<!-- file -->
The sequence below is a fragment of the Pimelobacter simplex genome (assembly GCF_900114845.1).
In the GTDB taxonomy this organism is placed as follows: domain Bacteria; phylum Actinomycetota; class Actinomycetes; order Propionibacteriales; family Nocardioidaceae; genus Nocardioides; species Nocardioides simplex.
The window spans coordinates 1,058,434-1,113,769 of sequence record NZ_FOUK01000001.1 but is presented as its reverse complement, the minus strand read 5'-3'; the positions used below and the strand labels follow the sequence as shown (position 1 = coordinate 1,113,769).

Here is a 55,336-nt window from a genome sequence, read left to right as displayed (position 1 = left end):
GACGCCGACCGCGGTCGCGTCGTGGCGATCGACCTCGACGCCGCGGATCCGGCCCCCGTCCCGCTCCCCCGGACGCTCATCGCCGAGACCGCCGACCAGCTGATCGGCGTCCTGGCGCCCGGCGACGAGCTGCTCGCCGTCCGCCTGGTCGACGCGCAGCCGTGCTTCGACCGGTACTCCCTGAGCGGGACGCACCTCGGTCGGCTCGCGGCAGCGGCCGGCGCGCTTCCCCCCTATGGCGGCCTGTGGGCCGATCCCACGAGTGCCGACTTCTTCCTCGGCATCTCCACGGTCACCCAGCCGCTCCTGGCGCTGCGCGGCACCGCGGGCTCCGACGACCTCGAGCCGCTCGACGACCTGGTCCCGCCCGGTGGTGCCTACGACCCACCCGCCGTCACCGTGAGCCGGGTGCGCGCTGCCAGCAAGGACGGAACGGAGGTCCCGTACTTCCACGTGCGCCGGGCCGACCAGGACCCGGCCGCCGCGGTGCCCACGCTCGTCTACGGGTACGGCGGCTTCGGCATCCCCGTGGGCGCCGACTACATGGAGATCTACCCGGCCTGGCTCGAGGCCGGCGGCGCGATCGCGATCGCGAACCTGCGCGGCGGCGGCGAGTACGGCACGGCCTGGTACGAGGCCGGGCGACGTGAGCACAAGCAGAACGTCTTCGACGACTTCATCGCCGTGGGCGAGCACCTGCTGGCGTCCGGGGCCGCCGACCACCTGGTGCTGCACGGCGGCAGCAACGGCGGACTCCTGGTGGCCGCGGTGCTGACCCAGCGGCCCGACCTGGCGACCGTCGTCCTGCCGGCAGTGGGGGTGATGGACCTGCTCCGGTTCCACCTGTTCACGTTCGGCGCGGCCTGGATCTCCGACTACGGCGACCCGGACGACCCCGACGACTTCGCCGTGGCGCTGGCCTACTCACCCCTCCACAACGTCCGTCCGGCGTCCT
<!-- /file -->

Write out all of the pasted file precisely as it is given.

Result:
The sequence below is a fragment of the Pimelobacter simplex genome (assembly GCF_900114845.1).
In the GTDB taxonomy this organism is placed as follows: domain Bacteria; phylum Actinomycetota; class Actinomycetes; order Propionibacteriales; family Nocardioidaceae; genus Nocardioides; species Nocardioides simplex.
The window spans coordinates 1,058,434-1,113,769 of sequence record NZ_FOUK01000001.1 but is presented as its reverse complement, the minus strand read 5'-3'; the positions used below and the strand labels follow the sequence as shown (position 1 = coordinate 1,113,769).

Here is a 55,336-nt window from a genome sequence, read left to right as displayed (position 1 = left end):
GACGCCGACCGCGGTCGCGTCGTGGCGATCGACCTCGACGCCGCGGATCCGGCCCCCGTCCCGCTCCCCCGGACGCTCATCGCCGAGACCGCCGACCAGCTGATCGGCGTCCTGGCGCCCGGCGACGAGCTGCTCGCCGTCCGCCTGGTCGACGCGCAGCCGTGCTTCGACCGGTACTCCCTGAGCGGGACGCACCTCGGTCGGCTCGCGGCAGCGGCCGGCGCGCTTCCCCCCTATGGCGGCCTGTGGGCCGATCCCACGAGTGCCGACTTCTTCCTCGGCATCTCCACGGTCACCCAGCCGCTCCTGGCGCTGCGCGGCACCGCGGGCTCCGACGACCTCGAGCCGCTCGACGACCTGGTCCCGCCCGGTGGTGCCTACGACCCACCCGCCGTCACCGTGAGCCGGGTGCGCGCTGCCAGCAAGGACGGAACGGAGGTCCCGTACTTCCACGTGCGCCGGGCCGACCAGGACCCGGCCGCCGCGGTGCCCACGCTCGTCTACGGGTACGGCGGCTTCGGCATCCCCGTGGGCGCCGACTACATGGAGATCTACCCGGCCTGGCTCGAGGCCGGCGGCGCGATCGCGATCGCGAACCTGCGCGGCGGCGGCGAGTACGGCACGGCCTGGTACGAGGCCGGGCGACGTGAGCACAAGCAGAACGTCTTCGACGACTTCATCGCCGTGGGCGAGCACCTGCTGGCGTCCGGGGCCGCCGACCACCTGGTGCTGCACGGCGGCAGCAACGGCGGACTCCTGGTGGCCGCGGTGCTGACCCAGCGGCCCGACCTGGCGACCGTCGTCCTGCCGGCAGTGGGGGTGATGGACCTGCTCCGGTTCCACCTGTTCACGTTCGGCGCGGCCTGGATCTCCGACTACGGCGACCCGGACGACCCCGACGACTTCGCCGTGGCGCTGGCCTACTCACCCCTCCACAACGTCCGTCCGGCGTCCT